Jump to content


From Wikipedia, the free encyclopedia

Cou-cou, coo-coo (as it is known in the Windward Islands), or fungie or fungi (as it is known in the Leeward Islands and Dominica) makes up part of the national dishes of Antigua and Barbuda, Barbados, British Virgin Islands and the U.S. Virgin Islands. It consists mainly of cornmeal (corn flour) and okra (ochroes).[1] Cornmeal, which comes readily packaged and is available at supermarkets islandwide, and okra, which can be found at supermarkets, vegetable markets and home gardens, are very inexpensive ingredients. Because these main components are inexpensive, the dish became common for many residents in Barbados' early colonial history. In Ghana, a similar meal of fermented corn or maize flour eaten with okra stew and fish is known as banku, a favourite dish of the Ga tribe in Accra.

A cooking utensil called a "cou-cou stick", or "fungie stick", is type of spurtle used in its preparation. A cou-cou stick is made of wood, and has a long, flat rectangular shape like a 1-foot-long (30 cm) miniature cricket bat. It is believed by Barbadians to be essential in stirring the cou-cou, as the dish takes on a firm texture and the cou-cou stick makes it easier to stir in a large pot.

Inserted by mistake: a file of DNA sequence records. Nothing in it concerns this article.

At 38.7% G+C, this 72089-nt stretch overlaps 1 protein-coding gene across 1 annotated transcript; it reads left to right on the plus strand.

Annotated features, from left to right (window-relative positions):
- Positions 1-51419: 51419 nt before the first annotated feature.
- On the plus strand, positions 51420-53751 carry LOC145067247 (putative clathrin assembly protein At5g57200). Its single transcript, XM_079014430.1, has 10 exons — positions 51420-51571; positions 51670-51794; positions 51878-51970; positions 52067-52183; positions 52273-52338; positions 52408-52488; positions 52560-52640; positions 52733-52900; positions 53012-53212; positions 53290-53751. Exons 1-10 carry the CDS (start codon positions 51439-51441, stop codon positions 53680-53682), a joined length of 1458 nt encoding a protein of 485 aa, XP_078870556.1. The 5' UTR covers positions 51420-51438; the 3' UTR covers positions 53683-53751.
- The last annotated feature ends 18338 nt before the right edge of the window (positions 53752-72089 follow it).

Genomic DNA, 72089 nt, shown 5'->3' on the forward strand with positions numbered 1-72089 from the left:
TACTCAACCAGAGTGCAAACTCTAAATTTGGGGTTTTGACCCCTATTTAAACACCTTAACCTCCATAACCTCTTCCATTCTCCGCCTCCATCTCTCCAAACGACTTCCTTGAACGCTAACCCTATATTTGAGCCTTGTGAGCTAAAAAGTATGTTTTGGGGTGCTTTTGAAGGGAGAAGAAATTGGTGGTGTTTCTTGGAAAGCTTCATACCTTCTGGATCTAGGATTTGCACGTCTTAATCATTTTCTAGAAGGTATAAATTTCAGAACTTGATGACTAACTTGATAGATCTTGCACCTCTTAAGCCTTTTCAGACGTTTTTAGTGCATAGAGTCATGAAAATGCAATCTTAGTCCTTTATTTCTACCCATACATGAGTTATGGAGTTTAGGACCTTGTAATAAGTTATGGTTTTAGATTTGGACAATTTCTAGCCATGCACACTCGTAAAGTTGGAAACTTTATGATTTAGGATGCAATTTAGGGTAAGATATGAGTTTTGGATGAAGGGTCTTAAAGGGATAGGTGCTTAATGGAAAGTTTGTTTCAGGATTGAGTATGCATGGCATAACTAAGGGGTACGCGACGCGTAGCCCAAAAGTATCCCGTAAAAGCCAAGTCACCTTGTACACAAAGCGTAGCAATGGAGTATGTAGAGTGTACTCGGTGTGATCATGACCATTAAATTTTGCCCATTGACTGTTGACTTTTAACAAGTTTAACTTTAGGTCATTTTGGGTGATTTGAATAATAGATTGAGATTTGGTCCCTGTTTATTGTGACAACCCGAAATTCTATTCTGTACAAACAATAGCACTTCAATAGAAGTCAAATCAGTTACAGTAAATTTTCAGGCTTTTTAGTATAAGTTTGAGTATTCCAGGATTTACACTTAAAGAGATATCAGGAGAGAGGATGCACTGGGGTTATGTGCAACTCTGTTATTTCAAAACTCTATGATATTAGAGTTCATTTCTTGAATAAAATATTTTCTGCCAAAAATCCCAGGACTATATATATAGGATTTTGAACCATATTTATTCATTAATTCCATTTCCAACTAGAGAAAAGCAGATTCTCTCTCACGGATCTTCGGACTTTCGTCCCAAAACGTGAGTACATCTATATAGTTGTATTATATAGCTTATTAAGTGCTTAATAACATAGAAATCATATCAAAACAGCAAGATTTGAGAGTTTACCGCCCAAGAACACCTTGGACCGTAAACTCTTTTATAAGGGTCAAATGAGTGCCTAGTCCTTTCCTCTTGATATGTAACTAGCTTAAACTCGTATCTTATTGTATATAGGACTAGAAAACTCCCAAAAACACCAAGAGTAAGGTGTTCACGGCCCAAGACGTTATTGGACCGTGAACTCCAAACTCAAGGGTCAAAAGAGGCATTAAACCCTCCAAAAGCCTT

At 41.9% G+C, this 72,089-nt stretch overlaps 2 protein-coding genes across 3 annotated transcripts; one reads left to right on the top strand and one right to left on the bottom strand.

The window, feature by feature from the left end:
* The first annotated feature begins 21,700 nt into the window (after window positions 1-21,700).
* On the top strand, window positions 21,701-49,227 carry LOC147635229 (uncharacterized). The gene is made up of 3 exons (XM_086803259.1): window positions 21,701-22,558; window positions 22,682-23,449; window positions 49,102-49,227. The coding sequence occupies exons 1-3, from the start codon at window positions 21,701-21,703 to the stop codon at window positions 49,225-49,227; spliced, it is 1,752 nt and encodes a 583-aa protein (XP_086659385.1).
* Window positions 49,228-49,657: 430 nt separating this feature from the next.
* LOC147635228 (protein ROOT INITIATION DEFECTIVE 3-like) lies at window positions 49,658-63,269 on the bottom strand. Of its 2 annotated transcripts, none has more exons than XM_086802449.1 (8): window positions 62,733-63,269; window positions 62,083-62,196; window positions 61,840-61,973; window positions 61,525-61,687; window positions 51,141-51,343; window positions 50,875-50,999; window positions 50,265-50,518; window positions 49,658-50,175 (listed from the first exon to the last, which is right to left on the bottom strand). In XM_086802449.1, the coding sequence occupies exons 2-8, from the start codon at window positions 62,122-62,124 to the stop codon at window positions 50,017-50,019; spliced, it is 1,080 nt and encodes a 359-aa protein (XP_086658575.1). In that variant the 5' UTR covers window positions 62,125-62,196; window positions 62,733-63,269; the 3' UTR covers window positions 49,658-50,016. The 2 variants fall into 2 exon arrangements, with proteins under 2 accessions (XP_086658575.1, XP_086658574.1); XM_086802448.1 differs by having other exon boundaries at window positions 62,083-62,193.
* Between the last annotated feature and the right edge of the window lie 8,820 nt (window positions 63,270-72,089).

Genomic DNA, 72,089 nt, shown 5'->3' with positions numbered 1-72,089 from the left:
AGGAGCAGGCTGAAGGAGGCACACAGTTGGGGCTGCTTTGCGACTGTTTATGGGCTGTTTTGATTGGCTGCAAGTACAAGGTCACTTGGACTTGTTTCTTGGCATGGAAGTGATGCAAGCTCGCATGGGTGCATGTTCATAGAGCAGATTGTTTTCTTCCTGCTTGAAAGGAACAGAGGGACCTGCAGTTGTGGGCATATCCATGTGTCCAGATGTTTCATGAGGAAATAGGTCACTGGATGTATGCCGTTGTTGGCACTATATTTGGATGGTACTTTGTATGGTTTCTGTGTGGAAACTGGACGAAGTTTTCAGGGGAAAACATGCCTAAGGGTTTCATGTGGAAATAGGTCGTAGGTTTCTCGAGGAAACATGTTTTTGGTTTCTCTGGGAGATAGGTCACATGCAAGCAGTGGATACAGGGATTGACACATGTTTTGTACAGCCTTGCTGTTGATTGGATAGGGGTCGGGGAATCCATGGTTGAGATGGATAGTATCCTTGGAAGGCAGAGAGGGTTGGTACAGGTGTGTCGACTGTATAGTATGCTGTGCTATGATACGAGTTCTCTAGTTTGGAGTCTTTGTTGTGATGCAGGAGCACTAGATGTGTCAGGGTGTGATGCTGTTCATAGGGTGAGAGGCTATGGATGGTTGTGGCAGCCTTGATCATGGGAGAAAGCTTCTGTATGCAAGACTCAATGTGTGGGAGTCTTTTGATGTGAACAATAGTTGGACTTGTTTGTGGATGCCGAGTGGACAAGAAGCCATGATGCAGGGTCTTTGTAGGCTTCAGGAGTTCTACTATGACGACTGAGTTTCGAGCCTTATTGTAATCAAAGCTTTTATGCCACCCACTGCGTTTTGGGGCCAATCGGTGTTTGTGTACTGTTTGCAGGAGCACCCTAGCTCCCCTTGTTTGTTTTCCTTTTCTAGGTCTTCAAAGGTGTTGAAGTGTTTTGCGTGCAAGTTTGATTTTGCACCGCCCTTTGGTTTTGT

Flying fish prepared fried or steamed is a usual complement to cou-cou. Cou-cou and flying fish has become Barbados' national dish. Traditionally, cou-cou is served on Fridays at homes across Barbados and local food establishments. Cou-cou can also be prepared using breadfruit instead of cornmeal.

In Trinidad and Tobago, cou-cou (or coo-coo) is often prepared alongside callaloo and either stewed or fried fish.

In some islands, e.g. Barbados, Antigua, or the Virgin Islands, cou-cou may be cooked without okra, and goes by the name fengi, fungie, or fungi.

See also[edit]


  1. ^ "Barbados Recipes: Cou Cou".